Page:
As the number of threats and the complexity of attacks increase, designing solutions using cognitive computing and predictive analytics is the only way to win the war. According to a report by IBM called Cybersecurity in the Cognitive Era, the most prominent challenge faced by the security specialists is slashing down on the average response time for a given incident. Therefore, identifying an event and responding to it takes a lot more time and effort which is ineffective. However, since cognitive computing made its way to the limelight, it has efficiently shown that there is a better way to do things. So, from a design perspective, how can cognitive computing help win the war against cybercrime?
Data is the driving force behind every organization’s success. Cognitive computing is characterized by the ability of the system to handle large amounts of both structured and unstructured information. Previously the company would first invest in normalizing all the data before attempting to process it. This is both a tedious and resource intensive task. By weaving cognitive computing into organization’s systems, the data analytics becomes relatively simple. In the healthcare industry, for instance, systems designed with a background of cognitive computing will collate reports, data from various sources such as diagnostic tools, medical journals, the patient’s history and other prior treatments. That way, when the system gives back information, it’s backed up by evidence which can significantly affect the care provided to the patient.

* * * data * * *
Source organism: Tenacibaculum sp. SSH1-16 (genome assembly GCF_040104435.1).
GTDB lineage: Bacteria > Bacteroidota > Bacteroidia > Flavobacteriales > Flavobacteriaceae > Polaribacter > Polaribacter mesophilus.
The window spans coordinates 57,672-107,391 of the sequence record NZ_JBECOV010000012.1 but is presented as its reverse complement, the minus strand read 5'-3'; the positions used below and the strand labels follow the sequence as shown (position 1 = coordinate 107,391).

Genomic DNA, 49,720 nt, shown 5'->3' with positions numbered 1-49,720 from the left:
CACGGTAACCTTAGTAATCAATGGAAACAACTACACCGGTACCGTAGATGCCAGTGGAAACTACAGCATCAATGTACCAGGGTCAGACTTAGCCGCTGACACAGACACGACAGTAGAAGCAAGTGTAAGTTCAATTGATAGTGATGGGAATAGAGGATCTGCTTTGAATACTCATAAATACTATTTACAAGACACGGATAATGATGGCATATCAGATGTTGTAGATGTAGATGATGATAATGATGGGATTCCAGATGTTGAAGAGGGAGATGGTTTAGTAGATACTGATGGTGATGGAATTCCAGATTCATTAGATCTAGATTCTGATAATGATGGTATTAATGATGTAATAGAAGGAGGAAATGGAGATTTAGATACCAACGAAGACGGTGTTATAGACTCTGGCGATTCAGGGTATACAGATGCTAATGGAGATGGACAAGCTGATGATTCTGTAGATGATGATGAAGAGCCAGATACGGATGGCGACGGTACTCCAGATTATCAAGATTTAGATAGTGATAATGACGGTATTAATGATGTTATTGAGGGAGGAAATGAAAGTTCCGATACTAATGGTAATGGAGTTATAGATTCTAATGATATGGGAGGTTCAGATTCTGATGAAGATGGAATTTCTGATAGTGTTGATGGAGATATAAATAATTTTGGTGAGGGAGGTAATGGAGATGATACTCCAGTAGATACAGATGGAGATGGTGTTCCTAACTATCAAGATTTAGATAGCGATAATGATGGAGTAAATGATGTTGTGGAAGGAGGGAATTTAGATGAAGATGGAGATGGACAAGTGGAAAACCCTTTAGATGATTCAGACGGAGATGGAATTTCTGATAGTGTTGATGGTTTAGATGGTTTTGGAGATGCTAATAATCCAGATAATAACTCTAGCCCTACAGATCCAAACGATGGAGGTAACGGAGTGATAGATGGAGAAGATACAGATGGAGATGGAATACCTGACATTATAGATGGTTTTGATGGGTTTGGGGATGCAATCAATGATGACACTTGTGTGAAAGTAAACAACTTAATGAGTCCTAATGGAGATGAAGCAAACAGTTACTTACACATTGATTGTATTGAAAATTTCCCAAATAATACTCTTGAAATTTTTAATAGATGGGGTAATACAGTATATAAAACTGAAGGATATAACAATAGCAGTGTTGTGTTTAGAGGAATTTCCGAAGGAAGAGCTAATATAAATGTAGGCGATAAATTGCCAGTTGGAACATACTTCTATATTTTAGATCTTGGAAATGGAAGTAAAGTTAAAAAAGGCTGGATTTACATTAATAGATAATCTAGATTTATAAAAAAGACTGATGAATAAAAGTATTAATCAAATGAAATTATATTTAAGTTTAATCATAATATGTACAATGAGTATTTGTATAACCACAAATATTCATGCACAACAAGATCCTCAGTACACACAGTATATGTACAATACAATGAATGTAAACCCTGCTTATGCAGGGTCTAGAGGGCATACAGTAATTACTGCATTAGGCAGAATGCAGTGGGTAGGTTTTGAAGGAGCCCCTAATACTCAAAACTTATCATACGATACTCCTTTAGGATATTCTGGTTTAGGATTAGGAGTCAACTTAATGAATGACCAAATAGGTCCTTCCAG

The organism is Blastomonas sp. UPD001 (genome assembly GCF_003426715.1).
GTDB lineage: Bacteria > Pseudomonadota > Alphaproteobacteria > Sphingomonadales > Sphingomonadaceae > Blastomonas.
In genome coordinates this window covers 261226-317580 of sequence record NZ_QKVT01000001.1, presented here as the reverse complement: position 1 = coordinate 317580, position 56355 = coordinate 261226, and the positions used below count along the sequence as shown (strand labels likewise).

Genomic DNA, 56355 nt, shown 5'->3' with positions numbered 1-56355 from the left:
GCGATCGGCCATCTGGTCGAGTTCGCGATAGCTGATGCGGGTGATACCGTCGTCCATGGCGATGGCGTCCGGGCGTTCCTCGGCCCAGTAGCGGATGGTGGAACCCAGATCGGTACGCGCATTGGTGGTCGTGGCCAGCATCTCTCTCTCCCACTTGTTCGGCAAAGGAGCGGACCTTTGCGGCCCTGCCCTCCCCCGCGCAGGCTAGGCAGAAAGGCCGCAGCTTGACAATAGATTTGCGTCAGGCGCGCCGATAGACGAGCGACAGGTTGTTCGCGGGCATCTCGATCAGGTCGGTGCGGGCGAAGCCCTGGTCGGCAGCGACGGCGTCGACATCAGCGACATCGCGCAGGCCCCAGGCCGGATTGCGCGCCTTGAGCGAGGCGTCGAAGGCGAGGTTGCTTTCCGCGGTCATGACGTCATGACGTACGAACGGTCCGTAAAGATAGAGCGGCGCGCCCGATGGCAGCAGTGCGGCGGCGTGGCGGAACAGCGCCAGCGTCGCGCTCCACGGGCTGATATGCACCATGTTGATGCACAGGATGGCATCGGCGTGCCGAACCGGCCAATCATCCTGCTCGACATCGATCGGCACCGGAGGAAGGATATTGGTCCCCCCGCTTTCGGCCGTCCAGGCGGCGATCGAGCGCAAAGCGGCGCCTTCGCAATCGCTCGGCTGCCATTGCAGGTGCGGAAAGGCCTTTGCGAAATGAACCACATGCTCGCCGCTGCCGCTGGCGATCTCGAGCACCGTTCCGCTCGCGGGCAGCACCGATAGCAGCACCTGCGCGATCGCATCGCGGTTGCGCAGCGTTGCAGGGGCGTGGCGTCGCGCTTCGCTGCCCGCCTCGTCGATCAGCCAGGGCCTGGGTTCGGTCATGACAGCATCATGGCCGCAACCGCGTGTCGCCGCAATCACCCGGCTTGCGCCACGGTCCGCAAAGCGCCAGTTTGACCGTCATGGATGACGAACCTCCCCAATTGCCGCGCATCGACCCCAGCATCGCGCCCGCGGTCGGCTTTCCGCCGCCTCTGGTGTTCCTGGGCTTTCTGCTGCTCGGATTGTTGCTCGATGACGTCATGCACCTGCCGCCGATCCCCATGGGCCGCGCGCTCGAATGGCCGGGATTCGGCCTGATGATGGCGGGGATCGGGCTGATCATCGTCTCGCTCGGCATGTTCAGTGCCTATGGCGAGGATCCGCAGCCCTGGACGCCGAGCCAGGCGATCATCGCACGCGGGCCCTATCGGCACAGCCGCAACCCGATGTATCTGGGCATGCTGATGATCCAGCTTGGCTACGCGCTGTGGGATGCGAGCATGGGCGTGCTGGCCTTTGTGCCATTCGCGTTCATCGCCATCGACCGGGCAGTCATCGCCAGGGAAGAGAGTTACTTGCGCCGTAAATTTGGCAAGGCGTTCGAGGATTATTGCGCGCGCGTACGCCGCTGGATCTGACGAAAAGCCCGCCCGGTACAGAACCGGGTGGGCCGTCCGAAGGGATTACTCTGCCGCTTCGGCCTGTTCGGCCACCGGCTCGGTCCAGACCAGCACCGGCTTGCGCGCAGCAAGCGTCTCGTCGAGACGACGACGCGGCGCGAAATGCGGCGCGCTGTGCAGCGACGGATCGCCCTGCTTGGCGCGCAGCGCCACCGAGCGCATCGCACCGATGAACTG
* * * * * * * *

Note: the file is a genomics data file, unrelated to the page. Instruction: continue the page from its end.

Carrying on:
One of the marks of a successful business is in its efficiency. Where there is inefficiency, the company is losing money. With cognitive computing, you can join the dots where it would otherwise be impossible. Since cognitive computing has an element of predictive analytics, the company can uncover patterns for both trouble and opportunity. This allows the company to create a proper plan for the oncoming situation. This allows a relatively straightforward tackling or capitalizing on the situation. The system can identify suspicious behaviors early and alert the necessary parties thus preserving the company’s security efforts.
Prior to launching a product into the market, proper testing is imperative. In the field of measuring product performance, cognitive analytics is the bar. Product recalls are very costly to a business. That’s because it hurts you financially as well as in the reputation sector. Therefore, before any product is released to the world, rigorous testing and monitoring must be done. By analyzing the performance of a certain product, cognitive technology can accurately pinpoint the source of the malfunction and plot a corrective path. Cognitive computing can then be used to determine the safety of security-based products and identify its weaknesses so that it can be patched before the roll-out to users. This not only strengthens the organizational security, but also fosters a conducive environment for success.
As we have recently seen with artificial intelligence, cognitive computing is the future. Currently, the leading cognitive computing system is IBM’s Watson. Many businesses have tried it out and loved it. Especially companies that require a lot of data processing, cognitive computing cannot be wished away. The technology not only improves the information security of the business but also ensures profitability and trust in the brand.